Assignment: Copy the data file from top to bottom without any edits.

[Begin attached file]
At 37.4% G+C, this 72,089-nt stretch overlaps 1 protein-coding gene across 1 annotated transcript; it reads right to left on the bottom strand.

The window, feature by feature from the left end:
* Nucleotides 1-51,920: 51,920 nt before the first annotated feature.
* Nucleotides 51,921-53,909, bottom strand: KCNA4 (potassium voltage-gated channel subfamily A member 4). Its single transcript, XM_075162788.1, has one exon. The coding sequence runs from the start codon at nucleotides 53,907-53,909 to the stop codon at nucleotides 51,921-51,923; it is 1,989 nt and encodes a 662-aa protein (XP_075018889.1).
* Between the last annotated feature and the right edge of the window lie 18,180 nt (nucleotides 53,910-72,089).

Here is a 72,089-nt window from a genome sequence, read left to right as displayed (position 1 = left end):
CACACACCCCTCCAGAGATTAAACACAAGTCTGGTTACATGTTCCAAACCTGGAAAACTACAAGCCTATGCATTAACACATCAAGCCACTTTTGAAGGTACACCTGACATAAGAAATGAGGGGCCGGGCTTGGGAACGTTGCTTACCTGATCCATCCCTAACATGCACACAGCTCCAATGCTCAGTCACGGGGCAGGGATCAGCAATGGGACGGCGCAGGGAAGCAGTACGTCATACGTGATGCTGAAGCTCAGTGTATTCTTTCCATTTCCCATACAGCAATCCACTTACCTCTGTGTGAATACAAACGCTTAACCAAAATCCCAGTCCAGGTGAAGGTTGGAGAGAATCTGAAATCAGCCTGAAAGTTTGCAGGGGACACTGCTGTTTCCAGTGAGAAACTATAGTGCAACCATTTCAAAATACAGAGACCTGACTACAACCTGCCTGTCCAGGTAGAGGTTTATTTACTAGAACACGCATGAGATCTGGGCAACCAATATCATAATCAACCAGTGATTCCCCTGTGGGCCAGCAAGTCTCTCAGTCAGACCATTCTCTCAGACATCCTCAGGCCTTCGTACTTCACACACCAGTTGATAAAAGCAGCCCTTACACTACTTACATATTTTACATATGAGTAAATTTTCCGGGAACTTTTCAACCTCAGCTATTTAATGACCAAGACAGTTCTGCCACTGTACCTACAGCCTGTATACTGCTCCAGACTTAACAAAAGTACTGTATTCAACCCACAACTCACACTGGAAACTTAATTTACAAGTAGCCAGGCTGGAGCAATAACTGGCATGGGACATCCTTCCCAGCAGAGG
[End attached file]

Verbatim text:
At 37.4% G+C, this 72,089-nt stretch overlaps 1 protein-coding gene across 1 annotated transcript; it reads right to left on the bottom strand.

The window, feature by feature from the left end:
* Nucleotides 1-51,920: 51,920 nt before the first annotated feature.
* Nucleotides 51,921-53,909, bottom strand: KCNA4 (potassium voltage-gated channel subfamily A member 4). Its single transcript, XM_075162788.1, has one exon. The coding sequence runs from the start codon at nucleotides 53,907-53,909 to the stop codon at nucleotides 51,921-51,923; it is 1,989 nt and encodes a 662-aa protein (XP_075018889.1).
* Between the last annotated feature and the right edge of the window lie 18,180 nt (nucleotides 53,910-72,089).

Here is a 72,089-nt window from a genome sequence, read left to right as displayed (position 1 = left end):
CACACACCCCTCCAGAGATTAAACACAAGTCTGGTTACATGTTCCAAACCTGGAAAACTACAAGCCTATGCATTAACACATCAAGCCACTTTTGAAGGTACACCTGACATAAGAAATGAGGGGCCGGGCTTGGGAACGTTGCTTACCTGATCCATCCCTAACATGCACACAGCTCCAATGCTCAGTCACGGGGCAGGGATCAGCAATGGGACGGCGCAGGGAAGCAGTACGTCATACGTGATGCTGAAGCTCAGTGTATTCTTTCCATTTCCCATACAGCAATCCACTTACCTCTGTGTGAATACAAACGCTTAACCAAAATCCCAGTCCAGGTGAAGGTTGGAGAGAATCTGAAATCAGCCTGAAAGTTTGCAGGGGACACTGCTGTTTCCAGTGAGAAACTATAGTGCAACCATTTCAAAATACAGAGACCTGACTACAACCTGCCTGTCCAGGTAGAGGTTTATTTACTAGAACACGCATGAGATCTGGGCAACCAATATCATAATCAACCAGTGATTCCCCTGTGGGCCAGCAAGTCTCTCAGTCAGACCATTCTCTCAGACATCCTCAGGCCTTCGTACTTCACACACCAGTTGATAAAAGCAGCCCTTACACTACTTACATATTTTACATATGAGTAAATTTTCCGGGAACTTTTCAACCTCAGCTATTTAATGACCAAGACAGTTCTGCCACTGTACCTACAGCCTGTATACTGCTCCAGACTTAACAAAAGTACTGTATTCAACCCACAACTCACACTGGAAACTTAATTTACAAGTAGCCAGGCTGGAGCAATAACTGGCATGGGACATCCTTCCCAGCAGAGG